It’s a hardshell helmet that uses two wheels in the rim to adjust the headbank and the nape strap. These make it easy to adjust and, with a maximum size of 63cm, it fits a bigger head. With only the headband and a cross of webbing touching your head, as well as plenty of vents, it’s also comfortable to wear.
With its durability, unfortunately also comes bulk and weight. The Ecrin Roc weighs 445g and even generously designed helmet-compatible hoods will only just fit over it.
Unfortunately, it has been reported that Petzl has discontinued production of the popular and well-liked Ecrin Roc from February 2012. There are still likely to be some in the shops for a while yet, but when they are gone there will be one fewer option for big-headed climbers.
Grivel Salamander XL reviewed
The standard size Grival Salamander is a popular helmet. The Salamander XL is really just a bigger version of it that Grivel markets as meant for those who need to wear a lot of hats (because they are going somewhere very cold) or have big heads. As its maximum size is 66cm, it’s almost over catering for this market.
The Salamander XL is a hybrid helmet with an outer shell of ABS and an inner layer of shock absorbing polystyrene foam. Most of this foam protects the top of the head and there is a thinner band of foam around the rim. Although the Salamander XL is quite high at the front, it comes notably further down the sides and back of the head than the Ecrin Roc and so provides more coverage overall.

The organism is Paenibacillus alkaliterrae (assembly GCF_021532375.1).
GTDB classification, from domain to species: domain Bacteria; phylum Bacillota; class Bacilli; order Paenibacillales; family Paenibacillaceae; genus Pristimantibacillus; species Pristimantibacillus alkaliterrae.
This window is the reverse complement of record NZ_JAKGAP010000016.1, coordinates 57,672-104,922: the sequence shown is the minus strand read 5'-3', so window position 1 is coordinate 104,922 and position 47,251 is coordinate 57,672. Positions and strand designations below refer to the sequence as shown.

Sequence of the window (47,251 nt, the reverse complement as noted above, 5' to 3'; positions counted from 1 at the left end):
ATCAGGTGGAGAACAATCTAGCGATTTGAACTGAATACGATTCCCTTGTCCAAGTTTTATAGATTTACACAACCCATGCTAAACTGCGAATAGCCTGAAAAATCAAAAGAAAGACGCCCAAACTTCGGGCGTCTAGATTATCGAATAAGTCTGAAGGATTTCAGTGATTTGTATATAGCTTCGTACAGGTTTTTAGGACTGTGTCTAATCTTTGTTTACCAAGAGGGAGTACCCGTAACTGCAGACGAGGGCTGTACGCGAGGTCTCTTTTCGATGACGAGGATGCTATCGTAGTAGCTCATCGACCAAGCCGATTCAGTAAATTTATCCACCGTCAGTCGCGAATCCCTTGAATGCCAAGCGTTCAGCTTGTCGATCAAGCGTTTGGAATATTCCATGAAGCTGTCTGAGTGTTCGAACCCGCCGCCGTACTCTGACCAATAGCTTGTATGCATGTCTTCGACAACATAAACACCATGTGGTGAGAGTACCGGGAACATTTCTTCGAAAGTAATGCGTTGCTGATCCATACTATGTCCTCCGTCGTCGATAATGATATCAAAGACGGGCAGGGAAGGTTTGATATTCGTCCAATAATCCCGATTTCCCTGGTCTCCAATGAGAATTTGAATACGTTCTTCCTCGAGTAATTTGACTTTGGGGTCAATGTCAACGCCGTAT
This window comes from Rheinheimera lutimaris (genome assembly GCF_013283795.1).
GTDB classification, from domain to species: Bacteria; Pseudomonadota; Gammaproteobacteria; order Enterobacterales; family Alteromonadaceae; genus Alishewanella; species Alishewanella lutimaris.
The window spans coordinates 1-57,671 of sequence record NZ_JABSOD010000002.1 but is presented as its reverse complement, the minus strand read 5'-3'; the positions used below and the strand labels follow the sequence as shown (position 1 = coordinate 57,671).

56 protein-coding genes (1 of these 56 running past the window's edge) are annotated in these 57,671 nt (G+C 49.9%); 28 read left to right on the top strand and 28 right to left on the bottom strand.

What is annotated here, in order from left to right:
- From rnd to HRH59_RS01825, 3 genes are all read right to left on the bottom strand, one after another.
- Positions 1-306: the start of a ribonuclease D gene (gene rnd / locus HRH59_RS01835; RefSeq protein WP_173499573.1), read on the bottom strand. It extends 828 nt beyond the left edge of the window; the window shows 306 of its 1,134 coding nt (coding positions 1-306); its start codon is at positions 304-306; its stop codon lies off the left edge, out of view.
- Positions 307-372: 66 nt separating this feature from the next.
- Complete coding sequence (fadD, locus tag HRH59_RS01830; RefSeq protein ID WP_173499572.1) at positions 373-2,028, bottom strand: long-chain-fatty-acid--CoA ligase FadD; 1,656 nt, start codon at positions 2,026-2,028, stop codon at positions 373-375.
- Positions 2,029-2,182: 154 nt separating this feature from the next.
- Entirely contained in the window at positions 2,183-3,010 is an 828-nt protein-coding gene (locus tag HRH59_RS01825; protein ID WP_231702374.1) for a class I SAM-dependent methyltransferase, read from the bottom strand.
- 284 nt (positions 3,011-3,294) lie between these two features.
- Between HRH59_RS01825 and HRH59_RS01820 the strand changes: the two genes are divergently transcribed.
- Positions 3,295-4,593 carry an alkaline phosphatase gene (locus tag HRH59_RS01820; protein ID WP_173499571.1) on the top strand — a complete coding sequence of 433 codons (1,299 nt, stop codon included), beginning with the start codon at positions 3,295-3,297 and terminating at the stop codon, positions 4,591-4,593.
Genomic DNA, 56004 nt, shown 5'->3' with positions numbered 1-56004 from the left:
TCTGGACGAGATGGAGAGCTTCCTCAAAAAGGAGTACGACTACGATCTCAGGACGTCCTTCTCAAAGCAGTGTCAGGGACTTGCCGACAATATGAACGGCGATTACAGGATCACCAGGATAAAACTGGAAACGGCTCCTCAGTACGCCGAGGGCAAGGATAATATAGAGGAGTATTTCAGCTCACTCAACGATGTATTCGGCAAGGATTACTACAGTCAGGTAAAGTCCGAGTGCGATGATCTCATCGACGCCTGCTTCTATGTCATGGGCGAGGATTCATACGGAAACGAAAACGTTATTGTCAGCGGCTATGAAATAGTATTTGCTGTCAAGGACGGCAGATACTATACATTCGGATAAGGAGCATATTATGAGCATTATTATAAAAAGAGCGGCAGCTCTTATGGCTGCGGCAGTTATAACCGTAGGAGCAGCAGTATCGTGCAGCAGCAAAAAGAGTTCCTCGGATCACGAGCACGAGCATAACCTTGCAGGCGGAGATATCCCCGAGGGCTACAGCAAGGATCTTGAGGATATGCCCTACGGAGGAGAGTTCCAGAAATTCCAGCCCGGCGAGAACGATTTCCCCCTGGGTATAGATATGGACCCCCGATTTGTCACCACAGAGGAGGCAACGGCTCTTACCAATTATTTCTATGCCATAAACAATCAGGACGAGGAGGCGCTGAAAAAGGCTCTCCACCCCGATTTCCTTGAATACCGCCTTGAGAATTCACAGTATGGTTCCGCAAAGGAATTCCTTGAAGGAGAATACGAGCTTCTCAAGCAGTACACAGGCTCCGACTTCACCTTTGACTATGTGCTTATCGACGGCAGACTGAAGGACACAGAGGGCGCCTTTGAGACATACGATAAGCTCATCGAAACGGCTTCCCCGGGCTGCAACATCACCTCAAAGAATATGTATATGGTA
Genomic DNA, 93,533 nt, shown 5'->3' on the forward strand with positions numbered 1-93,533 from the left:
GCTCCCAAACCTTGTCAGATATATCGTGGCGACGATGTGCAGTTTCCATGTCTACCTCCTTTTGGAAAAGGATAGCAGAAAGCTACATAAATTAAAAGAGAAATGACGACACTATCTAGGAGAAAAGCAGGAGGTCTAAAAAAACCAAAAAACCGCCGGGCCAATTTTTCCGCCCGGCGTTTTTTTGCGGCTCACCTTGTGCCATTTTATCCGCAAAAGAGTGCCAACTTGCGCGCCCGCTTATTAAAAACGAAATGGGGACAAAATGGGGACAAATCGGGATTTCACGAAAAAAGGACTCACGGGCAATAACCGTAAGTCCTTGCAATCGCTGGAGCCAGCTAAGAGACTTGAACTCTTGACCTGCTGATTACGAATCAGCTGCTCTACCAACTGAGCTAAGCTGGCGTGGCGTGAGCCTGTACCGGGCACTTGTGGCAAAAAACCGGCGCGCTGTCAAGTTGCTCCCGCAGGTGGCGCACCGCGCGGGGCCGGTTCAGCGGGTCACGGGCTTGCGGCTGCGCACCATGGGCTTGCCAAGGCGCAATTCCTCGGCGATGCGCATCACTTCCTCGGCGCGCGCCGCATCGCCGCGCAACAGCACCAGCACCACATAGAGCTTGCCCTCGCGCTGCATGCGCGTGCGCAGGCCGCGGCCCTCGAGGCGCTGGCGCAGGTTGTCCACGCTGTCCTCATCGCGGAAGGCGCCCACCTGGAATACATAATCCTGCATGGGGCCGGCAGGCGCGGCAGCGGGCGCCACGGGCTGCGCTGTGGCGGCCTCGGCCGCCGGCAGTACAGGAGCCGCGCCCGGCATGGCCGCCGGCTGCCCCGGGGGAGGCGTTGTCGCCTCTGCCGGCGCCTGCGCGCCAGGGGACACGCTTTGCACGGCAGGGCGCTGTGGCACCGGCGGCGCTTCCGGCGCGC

This is not an easy helmet to adjust. The wheel at the back of the helmet that tightens the rear of the headband is fine, but the locking clasps on the chinstrap take a fair bit of playing around with to lock to the right fit. If you don’t need to adjust the chinstrap often, this is alright.
It’s a comfortable helmet and weighs just 320g.
Unfortunately, not many places sell the Salamander XL. If you are going to buy one online, take care that you don’t accidentally get sold the standard Salamander.
There are a few other helmets that look like they might work on a bigger head, but which I’ve never worn climbing.
The Edelrid Shield II is a foam helmet that comes in a large size that will fit a head up to 62cm and weighs a light 274g. I’ve tried one on in a shop and it just fitted, although it did sit quite high on my head and so it is unlikely to work for some people. The Shield II is very comfortable and looks nicely thought-out. Unfortunately, my fiancée thought that it’s high and narrow profile and white colour made me look like a Roswell style alien. She fell about laughing as soon as I tried it on.
The Black Diamond Tracer is a foam helmet that fits a head up to 63cm and weighs a very light 245g. Black Diamond has also just introduced the Vector helmet, which has a large size that fits heads up to 63cm and is an incredibly light 240g. It made of EPS foam with a polycarbonate shell.
If any big-headed climbers have tried these other helmets out, then I would be interested to hear their thoughts on them.
UPDATE: climbers don’t just need helmets, they often need hats too. This is why I’ve written a review of woolly hats for big heads.
UPDATE: I’ve written an updated version of this post that reviews the Vector and a variety of other helmets that weren’t on the market when I wrote this original review.